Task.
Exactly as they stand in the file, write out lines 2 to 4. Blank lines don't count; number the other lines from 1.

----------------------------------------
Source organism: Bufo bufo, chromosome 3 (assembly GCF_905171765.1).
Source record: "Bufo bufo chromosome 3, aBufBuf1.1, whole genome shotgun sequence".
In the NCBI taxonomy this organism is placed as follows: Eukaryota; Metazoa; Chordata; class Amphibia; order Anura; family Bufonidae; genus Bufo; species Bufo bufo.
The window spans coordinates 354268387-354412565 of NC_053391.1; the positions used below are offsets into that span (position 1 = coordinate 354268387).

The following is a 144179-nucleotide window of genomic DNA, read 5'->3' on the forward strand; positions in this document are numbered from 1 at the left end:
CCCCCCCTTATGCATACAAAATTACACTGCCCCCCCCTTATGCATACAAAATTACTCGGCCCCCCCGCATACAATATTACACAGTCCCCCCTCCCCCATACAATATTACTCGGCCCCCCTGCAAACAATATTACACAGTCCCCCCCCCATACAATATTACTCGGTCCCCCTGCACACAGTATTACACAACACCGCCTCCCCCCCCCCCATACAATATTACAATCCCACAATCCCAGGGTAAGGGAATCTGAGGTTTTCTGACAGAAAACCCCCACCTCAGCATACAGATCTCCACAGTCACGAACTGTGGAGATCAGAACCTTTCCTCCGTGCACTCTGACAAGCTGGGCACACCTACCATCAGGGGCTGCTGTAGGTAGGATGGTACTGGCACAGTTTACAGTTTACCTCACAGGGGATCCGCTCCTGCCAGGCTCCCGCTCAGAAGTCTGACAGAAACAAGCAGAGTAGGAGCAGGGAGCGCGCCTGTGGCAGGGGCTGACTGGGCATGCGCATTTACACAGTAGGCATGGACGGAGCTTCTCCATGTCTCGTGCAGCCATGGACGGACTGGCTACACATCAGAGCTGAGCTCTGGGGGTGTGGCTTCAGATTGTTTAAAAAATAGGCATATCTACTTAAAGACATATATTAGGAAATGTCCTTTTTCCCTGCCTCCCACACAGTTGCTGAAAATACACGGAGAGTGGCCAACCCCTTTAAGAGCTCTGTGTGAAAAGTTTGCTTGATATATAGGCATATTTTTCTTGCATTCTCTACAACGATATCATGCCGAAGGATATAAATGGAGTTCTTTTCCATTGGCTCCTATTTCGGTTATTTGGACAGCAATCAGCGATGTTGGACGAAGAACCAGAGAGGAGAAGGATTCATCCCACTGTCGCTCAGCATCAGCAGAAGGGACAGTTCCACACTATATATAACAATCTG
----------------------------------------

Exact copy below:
Source record: "Bufo bufo chromosome 3, aBufBuf1.1, whole genome shotgun sequence".
In the NCBI taxonomy this organism is placed as follows: Eukaryota; Metazoa; Chordata; class Amphibia; order Anura; family Bufonidae; genus Bufo; species Bufo bufo.
The window spans coordinates 354268387-354412565 of NC_053391.1; the positions used below are offsets into that span (position 1 = coordinate 354268387).